‘Artemis Fowl’ Review: Fowl is not fair, and Branagh should stick to Shakespeare

If co-hosting One Good Thing, a podcast dedicated to finding nice things to say about bad movies, has taught me anything it’s that bad movies are nothing new. Ever since the medium was invented it has been hosted the mediocre as well as the sublime. But with recent critical pariahs like Dolittle and, to a much lesser extent, Rise of Skywalker still fresh in the memory it does seem that Kenneth Branagh’s adaptation of Artemis Fowl is bad in a very fundamentally modern way.

The story concerns a young boy named Artemis Fowl (Ferdia Shaw) whom we are told is a criminal mastermind, though he never seems to break any tangible laws. After his father is kidnapped by an evil Fairy he and an inexplicably large cast of allies must remain in Fowl Manor and research the problem for an hour until the solution falls into their laps, almost literally.

The character of Artemis Fowl is like his world; it feels like a patchwork of more popular elements. He’s got the snide attitude of a Sherlock, the fast quips of a Tony Stark and the unquestionable competency of any one of the socially inept genius detectives that have graced television screens in the past twenty years (house, monk, etc.). He’s on a journey to find a missing parent because that’s always a safe bet in young adult fiction (he’s not even the only one in this story!). You always want you hero to have a relatable goal but also the autonomy within the plot that can only really be brought about by taking out the parents (the Disney way!). He’s ably played by Shaw, but the character is an uninteresting Cliche that we never really get to know.

Here we come to the real problem of Artemis Fowl and it is a plague upon 21st Century cinema that must be recognised and remedied if we are to cultivate nobility and art in our blockbuster entertainment: the narrator must die. Exposition absolutely must become secondary to character. Artemis Fowl rockets through the story, without ever pausing long enough for us to feel any of it. At no stage do characters take a moment to talk about anything that is not relaying story to the audience, even repeating various points. There are entire characters who are introduced by narration, say barely a line and have no impact on the plot. Emotion and meaning is totally lost. The narrator tells us everything we need to know, and many things we do not. Hitchcock once said that a good movie should make sense with the sound off. Why then do we keep making movies that would actually make more sense with the screen off?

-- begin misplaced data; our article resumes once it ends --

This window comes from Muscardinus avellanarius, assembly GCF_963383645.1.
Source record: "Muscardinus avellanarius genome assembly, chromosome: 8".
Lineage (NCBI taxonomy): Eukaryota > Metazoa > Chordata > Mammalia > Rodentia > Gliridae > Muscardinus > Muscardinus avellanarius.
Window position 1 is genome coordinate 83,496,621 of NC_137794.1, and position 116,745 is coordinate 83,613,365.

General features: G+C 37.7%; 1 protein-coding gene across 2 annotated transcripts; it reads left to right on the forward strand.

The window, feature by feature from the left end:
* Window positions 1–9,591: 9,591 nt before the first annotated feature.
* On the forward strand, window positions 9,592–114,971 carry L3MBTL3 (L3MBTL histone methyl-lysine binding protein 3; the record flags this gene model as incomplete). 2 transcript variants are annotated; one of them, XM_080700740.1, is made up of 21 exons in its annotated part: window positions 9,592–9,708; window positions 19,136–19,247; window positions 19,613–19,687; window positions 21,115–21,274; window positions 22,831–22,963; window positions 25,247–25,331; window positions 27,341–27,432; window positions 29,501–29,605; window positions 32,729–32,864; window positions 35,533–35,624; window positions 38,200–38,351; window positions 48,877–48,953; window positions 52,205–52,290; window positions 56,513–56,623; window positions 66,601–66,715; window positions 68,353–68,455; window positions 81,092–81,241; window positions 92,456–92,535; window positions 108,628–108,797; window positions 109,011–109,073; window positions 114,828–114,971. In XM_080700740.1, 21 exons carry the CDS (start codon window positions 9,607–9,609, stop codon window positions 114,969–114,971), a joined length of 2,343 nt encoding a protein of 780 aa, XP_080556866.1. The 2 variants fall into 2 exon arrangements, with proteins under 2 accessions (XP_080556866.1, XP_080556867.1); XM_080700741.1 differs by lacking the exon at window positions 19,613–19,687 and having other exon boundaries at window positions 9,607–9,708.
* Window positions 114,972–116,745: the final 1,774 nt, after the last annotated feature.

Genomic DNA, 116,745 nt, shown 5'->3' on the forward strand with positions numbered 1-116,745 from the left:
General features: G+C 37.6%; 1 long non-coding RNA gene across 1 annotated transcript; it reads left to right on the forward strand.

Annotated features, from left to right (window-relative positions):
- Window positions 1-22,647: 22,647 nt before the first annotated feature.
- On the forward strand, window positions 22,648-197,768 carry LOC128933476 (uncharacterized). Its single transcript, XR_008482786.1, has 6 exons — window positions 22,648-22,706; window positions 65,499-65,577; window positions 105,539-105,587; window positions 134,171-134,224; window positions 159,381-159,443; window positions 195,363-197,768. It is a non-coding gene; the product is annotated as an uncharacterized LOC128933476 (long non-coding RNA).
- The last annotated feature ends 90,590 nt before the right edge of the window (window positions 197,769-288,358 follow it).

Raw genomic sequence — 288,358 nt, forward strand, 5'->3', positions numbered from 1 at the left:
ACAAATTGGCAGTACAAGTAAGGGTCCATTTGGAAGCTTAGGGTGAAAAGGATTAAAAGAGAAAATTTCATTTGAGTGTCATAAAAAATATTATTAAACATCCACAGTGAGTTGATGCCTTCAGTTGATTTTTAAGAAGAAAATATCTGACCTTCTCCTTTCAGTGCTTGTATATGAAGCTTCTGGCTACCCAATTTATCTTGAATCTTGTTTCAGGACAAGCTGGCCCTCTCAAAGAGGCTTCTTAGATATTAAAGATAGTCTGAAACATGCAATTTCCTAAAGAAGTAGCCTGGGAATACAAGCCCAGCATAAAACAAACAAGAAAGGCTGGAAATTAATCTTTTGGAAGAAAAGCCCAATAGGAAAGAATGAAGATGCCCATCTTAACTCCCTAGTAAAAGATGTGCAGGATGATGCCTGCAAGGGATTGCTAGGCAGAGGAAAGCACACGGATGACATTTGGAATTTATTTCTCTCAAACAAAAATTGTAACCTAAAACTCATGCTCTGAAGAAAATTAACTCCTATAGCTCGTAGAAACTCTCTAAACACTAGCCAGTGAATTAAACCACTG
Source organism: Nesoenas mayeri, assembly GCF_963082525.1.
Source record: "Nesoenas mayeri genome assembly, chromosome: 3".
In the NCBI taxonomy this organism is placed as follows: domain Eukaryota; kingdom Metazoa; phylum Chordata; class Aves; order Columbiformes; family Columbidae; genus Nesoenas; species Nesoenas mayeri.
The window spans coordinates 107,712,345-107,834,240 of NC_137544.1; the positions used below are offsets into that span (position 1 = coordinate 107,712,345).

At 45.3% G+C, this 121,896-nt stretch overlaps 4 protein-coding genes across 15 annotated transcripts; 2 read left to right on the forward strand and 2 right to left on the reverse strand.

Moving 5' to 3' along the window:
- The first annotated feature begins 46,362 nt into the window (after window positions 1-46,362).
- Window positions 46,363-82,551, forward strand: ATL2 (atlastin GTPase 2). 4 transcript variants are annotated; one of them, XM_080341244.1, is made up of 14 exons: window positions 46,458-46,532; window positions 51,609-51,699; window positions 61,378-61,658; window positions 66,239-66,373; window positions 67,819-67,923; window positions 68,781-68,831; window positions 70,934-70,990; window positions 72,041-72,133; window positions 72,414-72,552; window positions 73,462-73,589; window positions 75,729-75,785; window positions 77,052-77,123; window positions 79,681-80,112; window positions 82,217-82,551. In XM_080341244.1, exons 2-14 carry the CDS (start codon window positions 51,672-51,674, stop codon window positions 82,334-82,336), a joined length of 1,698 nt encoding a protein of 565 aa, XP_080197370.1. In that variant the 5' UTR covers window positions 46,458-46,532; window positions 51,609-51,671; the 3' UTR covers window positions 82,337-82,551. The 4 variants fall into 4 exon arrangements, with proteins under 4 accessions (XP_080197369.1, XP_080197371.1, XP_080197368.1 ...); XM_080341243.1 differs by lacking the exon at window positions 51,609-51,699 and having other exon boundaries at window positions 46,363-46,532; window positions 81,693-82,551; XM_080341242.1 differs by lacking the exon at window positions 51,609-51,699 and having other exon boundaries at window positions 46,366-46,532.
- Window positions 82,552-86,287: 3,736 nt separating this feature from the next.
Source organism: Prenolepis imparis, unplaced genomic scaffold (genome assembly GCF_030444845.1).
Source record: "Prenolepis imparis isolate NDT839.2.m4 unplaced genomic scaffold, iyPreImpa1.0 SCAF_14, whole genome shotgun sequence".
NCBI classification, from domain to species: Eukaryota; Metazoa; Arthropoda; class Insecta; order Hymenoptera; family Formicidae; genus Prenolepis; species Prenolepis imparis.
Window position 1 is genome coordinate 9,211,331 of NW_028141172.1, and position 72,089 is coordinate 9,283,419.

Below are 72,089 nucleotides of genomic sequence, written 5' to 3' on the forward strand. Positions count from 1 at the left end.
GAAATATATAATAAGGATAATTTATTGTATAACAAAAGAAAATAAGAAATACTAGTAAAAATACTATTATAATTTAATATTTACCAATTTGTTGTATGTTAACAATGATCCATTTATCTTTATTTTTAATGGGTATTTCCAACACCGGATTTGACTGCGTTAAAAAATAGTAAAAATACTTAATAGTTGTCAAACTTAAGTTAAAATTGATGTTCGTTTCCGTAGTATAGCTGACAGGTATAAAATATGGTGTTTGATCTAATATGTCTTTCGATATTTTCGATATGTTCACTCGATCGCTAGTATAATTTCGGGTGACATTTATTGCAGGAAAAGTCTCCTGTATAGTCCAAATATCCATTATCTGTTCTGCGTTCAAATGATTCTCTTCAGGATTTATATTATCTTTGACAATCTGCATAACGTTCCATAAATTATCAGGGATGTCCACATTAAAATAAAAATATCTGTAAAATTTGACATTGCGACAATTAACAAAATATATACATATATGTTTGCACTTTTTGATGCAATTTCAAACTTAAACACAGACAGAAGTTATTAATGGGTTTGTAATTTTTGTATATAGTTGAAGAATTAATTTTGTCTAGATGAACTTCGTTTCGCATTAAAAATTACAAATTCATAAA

It is curious how frequently these exposition heavy films actually have terrible plots. Fowl has a real pacing issue, relaying so much information so steadily throughout the film that it all feels like prologue. At the 90 minute mark it still feels as though we are introducing elements and that the adventure is yet to begin. Perhaps this is because our hero and titular character never actually goes anywhere. The midpoint set-piece of a Troll attacking a wedding and the climactic action of that same troll attacking the house are both totally arbitrary, very much like the opening action of a bond movie. Here they are substitutes for meaningful conflict.

There’s also an unfortunate hollowness to this world. It feels small and not only because it was released on to the small screen, forgoing any real claim to being cinematic. Based on the well-loved young adult novel series by Eoin Colfer, the film fails to make it’s fantastical environments feel lived in. An immense fairy city is a bizarre blend of Blade Runner’s LA and Lord of the Ring’s Riverdale, but it’s mostly just dark rooms populated by people in silly costumes. Getting audiences to invest in a fantasy world is difficult. Many factors have to be correct, but this world falls at the first: It’s not aesthetically pleasing or interesting.

Artemis Fowl should be essential watching. This is exactly how not to make a blockbuster film, especially one aimed at younger audiences. The lack of characterisation, the clinical and lazy approach to storytelling, and the complete lack of any kind of emotional content are very common features of recent bad movies. Tell a story about people. Present some relatable, likeable people and send them on a remarkable journey that actually affects and changes them. One potentially positive outcome of seeing this film is that I am now tempted to return to Ava DuVernay’s A Wrinkle in Time. At least I remember it having ideas.

One Star

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